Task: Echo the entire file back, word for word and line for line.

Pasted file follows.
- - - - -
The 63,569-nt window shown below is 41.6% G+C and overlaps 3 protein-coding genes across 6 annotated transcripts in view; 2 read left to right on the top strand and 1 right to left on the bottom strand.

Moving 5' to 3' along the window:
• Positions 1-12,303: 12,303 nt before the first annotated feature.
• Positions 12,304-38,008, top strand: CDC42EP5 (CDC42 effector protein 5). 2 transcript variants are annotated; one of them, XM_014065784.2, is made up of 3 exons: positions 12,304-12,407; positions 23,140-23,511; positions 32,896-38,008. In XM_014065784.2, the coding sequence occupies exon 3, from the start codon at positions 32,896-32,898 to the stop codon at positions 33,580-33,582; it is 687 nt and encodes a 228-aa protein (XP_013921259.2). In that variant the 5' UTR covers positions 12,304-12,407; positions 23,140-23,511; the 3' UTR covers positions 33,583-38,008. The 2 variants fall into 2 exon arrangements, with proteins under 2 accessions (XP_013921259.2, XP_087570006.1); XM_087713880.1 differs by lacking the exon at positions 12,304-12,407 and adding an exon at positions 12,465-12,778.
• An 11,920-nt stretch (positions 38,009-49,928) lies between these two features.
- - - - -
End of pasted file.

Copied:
The 63,569-nt window shown below is 41.6% G+C and overlaps 3 protein-coding genes across 6 annotated transcripts in view; 2 read left to right on the top strand and 1 right to left on the bottom strand.

Moving 5' to 3' along the window:
• Positions 1-12,303: 12,303 nt before the first annotated feature.
• Positions 12,304-38,008, top strand: CDC42EP5 (CDC42 effector protein 5). 2 transcript variants are annotated; one of them, XM_014065784.2, is made up of 3 exons: positions 12,304-12,407; positions 23,140-23,511; positions 32,896-38,008. In XM_014065784.2, the coding sequence occupies exon 3, from the start codon at positions 32,896-32,898 to the stop codon at positions 33,580-33,582; it is 687 nt and encodes a 228-aa protein (XP_013921259.2). In that variant the 5' UTR covers positions 12,304-12,407; positions 23,140-23,511; the 3' UTR covers positions 33,583-38,008. The 2 variants fall into 2 exon arrangements, with proteins under 2 accessions (XP_013921259.2, XP_087570006.1); XM_087713880.1 differs by lacking the exon at positions 12,304-12,407 and adding an exon at positions 12,465-12,778.
• An 11,920-nt stretch (positions 38,009-49,928) lies between these two features.